Legal reasoning consists of the development and application of legal rules to guide the resolution of conflicts emerging in a community. For that reasoning to be strong, it must adhere to several generally respected intellectual standards. Critical thinking about the law constitutes the application of these standards to legal arguments in order to evaluate their reasonableness.
CONCEPT REVIEW: Appendix 1A contains a description of the basic steps involved in critical thinking about the law. The initial steps are linked to the need to discover what the legal argument and the relevant rule of law is. The logic of these early steps is built on respect for evaluating what was actually said. Once the argument is discovered, the evaluative steps on page 11 provide the basis for an overall assessment of the reasoning.
Mini Case: A firm must always be alert to changes in the legal environment of business. What would you advise RelaxEze to do in light of the recent legal decision, Ramona Lopez v. DrugsRus? Apply the process of critical thinking to arrive at your decision. RelaxEze is a hypothetical pharmaceutical drug company focused on creating drugs that treat the symptoms of childhood cancer. Their scientists have just discovered a drug that tests show can reduce anxiety by 40% in typical patients. The Federal Food and Drug Administration agrees, and authorizes the sale of the drug to the public. RelaxEze immediately unveils an advertising campaign that explicitly states, “This drug works like no other drug that has ever been sold in the United States.” They are rethinking the advertisement. Is the decision to advertise in this manner permitted in light of the Lopez decision?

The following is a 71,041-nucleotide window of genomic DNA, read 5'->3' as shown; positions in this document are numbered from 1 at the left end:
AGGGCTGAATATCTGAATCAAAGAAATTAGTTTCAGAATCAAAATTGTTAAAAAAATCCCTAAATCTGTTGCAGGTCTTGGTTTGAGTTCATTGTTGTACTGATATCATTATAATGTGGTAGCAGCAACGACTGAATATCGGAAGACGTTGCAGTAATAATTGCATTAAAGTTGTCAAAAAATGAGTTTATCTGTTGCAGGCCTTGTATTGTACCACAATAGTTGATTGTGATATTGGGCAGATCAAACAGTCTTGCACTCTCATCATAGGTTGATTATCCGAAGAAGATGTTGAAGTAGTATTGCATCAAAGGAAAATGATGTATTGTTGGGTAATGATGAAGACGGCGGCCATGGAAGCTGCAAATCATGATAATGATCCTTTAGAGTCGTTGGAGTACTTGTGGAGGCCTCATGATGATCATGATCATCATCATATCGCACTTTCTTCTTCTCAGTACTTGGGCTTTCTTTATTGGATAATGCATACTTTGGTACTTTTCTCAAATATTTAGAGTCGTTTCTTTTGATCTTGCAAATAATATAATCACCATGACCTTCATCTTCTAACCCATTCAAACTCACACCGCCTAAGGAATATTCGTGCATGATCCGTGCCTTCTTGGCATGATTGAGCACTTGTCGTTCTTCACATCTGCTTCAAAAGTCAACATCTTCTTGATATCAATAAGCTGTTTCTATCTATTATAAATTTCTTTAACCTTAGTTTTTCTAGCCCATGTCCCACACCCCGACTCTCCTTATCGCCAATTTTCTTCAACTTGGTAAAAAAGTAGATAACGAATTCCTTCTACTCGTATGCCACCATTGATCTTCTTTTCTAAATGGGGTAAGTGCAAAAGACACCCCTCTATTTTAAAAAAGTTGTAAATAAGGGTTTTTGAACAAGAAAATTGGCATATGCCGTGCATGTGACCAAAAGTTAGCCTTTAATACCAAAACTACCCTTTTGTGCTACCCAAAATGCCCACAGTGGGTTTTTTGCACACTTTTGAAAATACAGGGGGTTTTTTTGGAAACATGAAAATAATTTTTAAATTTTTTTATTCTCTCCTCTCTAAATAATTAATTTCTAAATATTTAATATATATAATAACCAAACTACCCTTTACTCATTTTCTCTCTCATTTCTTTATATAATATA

The court in Lopez responded to a similar situation where Lopez sued DrugsRus because it advertised one of its drugs by saying “a single pill tonight eliminates the need for five tomorrow.” In reliance on the advertisement, Ms. Lopez stopped taking her five arthritis pills and began taking the single pill touted by DrugsRus. As a result of the change in her medications, Ms. Lopez is no longer able to maintain regular employment. The court determined that the rule of law that applied in this instance is the reasonable person standard. The key issue with respect to this standard is, “Would the reasonable person have believed that one tablet for arthritis could adequately replace five?” The court relied on the intended user standard in its decision. The relevant question then became, “Would the reasonable intended consumer rely on the advertisement at issue here?” The court found for Ms. Lopez because they believed that the facts in this case demonstrated that she was the typical intended consumer.